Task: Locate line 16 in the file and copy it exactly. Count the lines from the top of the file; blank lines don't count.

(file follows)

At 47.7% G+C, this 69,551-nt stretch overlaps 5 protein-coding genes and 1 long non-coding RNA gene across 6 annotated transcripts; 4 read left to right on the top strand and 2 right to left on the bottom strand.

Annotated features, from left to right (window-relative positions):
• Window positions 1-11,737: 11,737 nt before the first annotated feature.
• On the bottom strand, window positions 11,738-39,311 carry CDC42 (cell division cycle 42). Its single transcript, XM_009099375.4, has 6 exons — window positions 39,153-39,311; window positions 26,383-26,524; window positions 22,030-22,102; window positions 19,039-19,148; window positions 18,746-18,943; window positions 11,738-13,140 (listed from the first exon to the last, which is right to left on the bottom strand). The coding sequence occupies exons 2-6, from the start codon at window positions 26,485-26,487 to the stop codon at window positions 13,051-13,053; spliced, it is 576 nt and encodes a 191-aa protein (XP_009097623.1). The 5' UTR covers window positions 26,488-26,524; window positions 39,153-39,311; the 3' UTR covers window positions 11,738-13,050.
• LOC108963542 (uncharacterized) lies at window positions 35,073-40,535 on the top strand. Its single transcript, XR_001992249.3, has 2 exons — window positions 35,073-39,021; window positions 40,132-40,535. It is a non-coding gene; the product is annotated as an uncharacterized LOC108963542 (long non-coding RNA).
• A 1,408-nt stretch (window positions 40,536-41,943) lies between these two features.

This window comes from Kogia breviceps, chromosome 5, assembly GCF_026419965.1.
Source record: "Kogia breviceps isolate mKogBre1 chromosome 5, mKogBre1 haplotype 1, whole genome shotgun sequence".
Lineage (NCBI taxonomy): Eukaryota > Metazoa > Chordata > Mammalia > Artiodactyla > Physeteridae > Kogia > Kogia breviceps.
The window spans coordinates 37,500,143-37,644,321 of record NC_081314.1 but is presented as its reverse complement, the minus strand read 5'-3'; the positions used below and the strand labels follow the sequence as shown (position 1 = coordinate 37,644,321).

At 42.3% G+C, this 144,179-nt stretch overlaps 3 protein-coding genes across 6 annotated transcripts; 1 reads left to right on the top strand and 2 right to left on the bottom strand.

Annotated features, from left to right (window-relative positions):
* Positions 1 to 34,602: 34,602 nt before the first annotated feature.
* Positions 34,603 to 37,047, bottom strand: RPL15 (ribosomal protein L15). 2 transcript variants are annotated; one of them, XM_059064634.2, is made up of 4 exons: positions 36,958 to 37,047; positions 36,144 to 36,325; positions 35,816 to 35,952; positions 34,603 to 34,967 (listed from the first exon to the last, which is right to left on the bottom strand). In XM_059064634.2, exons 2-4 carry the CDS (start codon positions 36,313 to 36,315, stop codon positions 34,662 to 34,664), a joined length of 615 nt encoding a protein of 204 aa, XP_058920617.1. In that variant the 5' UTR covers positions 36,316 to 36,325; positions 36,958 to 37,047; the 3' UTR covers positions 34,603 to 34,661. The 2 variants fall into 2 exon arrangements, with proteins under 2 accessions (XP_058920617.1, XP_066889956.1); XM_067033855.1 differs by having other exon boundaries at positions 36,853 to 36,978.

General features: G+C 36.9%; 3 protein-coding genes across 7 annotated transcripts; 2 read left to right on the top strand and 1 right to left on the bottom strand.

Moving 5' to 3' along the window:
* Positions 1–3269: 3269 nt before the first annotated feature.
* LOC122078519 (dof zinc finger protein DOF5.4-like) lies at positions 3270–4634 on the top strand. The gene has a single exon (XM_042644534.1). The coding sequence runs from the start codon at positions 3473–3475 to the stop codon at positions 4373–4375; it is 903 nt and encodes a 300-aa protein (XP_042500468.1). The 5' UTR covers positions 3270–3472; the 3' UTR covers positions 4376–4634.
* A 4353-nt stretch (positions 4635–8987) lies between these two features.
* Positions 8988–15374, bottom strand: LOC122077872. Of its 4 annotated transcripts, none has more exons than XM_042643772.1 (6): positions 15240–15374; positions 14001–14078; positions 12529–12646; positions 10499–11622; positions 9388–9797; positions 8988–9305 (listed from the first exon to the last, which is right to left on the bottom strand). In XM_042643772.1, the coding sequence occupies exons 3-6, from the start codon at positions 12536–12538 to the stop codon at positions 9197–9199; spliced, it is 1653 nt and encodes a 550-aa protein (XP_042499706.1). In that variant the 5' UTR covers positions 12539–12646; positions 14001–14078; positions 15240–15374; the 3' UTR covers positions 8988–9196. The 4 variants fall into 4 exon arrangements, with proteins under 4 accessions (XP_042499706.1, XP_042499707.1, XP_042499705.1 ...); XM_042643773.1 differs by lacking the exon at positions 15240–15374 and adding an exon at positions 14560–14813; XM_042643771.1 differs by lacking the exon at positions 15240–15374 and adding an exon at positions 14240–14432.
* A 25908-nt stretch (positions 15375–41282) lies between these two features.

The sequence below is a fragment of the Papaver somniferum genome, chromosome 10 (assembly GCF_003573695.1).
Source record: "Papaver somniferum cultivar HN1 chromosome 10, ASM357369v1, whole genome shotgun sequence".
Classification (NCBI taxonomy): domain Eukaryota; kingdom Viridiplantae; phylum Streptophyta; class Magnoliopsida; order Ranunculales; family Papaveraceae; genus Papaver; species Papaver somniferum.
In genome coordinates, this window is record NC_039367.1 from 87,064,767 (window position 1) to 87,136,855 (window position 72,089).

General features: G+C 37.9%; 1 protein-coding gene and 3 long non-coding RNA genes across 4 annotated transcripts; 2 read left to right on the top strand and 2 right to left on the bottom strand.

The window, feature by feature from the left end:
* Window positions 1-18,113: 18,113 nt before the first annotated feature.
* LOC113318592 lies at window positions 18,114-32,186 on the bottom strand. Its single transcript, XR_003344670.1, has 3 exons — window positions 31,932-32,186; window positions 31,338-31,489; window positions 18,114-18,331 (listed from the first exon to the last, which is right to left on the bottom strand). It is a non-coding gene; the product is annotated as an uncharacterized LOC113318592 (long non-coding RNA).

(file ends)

Moving 5' to 3' along the window: